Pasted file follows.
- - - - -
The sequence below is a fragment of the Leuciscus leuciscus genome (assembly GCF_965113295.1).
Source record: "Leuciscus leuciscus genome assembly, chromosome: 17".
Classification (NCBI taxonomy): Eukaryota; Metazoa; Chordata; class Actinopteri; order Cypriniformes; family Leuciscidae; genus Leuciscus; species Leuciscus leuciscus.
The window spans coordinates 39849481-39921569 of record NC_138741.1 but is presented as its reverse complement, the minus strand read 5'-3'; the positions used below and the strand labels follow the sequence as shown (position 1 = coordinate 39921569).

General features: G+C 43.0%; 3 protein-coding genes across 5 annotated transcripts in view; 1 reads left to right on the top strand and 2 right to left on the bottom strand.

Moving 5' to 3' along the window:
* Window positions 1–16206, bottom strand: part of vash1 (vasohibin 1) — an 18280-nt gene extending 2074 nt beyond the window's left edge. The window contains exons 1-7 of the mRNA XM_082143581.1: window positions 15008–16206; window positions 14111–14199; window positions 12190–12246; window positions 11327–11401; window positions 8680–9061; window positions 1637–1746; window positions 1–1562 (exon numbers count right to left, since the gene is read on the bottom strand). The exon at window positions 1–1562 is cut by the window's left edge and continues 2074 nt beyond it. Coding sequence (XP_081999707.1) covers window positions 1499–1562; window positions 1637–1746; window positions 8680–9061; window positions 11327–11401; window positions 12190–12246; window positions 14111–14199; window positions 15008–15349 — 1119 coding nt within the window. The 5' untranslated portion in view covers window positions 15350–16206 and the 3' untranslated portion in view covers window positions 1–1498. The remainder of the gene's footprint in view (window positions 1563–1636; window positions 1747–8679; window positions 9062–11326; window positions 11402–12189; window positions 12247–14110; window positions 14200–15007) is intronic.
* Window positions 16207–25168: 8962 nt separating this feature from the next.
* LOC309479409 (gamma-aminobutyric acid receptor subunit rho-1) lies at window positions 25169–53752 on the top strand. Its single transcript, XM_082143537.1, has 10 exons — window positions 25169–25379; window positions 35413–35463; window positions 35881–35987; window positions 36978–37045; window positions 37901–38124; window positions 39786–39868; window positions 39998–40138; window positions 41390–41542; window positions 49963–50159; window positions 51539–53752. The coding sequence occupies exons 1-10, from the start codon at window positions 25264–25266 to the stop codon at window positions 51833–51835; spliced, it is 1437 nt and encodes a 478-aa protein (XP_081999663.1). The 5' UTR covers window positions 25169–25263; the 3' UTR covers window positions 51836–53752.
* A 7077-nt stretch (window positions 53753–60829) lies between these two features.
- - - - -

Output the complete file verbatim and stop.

The sequence below is a fragment of the Leuciscus leuciscus genome (assembly GCF_965113295.1).
Source record: "Leuciscus leuciscus genome assembly, chromosome: 17".
Classification (NCBI taxonomy): Eukaryota; Metazoa; Chordata; class Actinopteri; order Cypriniformes; family Leuciscidae; genus Leuciscus; species Leuciscus leuciscus.
The window spans coordinates 39849481-39921569 of record NC_138741.1 but is presented as its reverse complement, the minus strand read 5'-3'; the positions used below and the strand labels follow the sequence as shown (position 1 = coordinate 39921569).

General features: G+C 43.0%; 3 protein-coding genes across 5 annotated transcripts in view; 1 reads left to right on the top strand and 2 right to left on the bottom strand.

Moving 5' to 3' along the window:
* Window positions 1–16206, bottom strand: part of vash1 (vasohibin 1) — an 18280-nt gene extending 2074 nt beyond the window's left edge. The window contains exons 1-7 of the mRNA XM_082143581.1: window positions 15008–16206; window positions 14111–14199; window positions 12190–12246; window positions 11327–11401; window positions 8680–9061; window positions 1637–1746; window positions 1–1562 (exon numbers count right to left, since the gene is read on the bottom strand). The exon at window positions 1–1562 is cut by the window's left edge and continues 2074 nt beyond it. Coding sequence (XP_081999707.1) covers window positions 1499–1562; window positions 1637–1746; window positions 8680–9061; window positions 11327–11401; window positions 12190–12246; window positions 14111–14199; window positions 15008–15349 — 1119 coding nt within the window. The 5' untranslated portion in view covers window positions 15350–16206 and the 3' untranslated portion in view covers window positions 1–1498. The remainder of the gene's footprint in view (window positions 1563–1636; window positions 1747–8679; window positions 9062–11326; window positions 11402–12189; window positions 12247–14110; window positions 14200–15007) is intronic.
* Window positions 16207–25168: 8962 nt separating this feature from the next.
* LOC309479409 (gamma-aminobutyric acid receptor subunit rho-1) lies at window positions 25169–53752 on the top strand. Its single transcript, XM_082143537.1, has 10 exons — window positions 25169–25379; window positions 35413–35463; window positions 35881–35987; window positions 36978–37045; window positions 37901–38124; window positions 39786–39868; window positions 39998–40138; window positions 41390–41542; window positions 49963–50159; window positions 51539–53752. The coding sequence occupies exons 1-10, from the start codon at window positions 25264–25266 to the stop codon at window positions 51833–51835; spliced, it is 1437 nt and encodes a 478-aa protein (XP_081999663.1). The 5' UTR covers window positions 25169–25263; the 3' UTR covers window positions 51836–53752.
* A 7077-nt stretch (window positions 53753–60829) lies between these two features.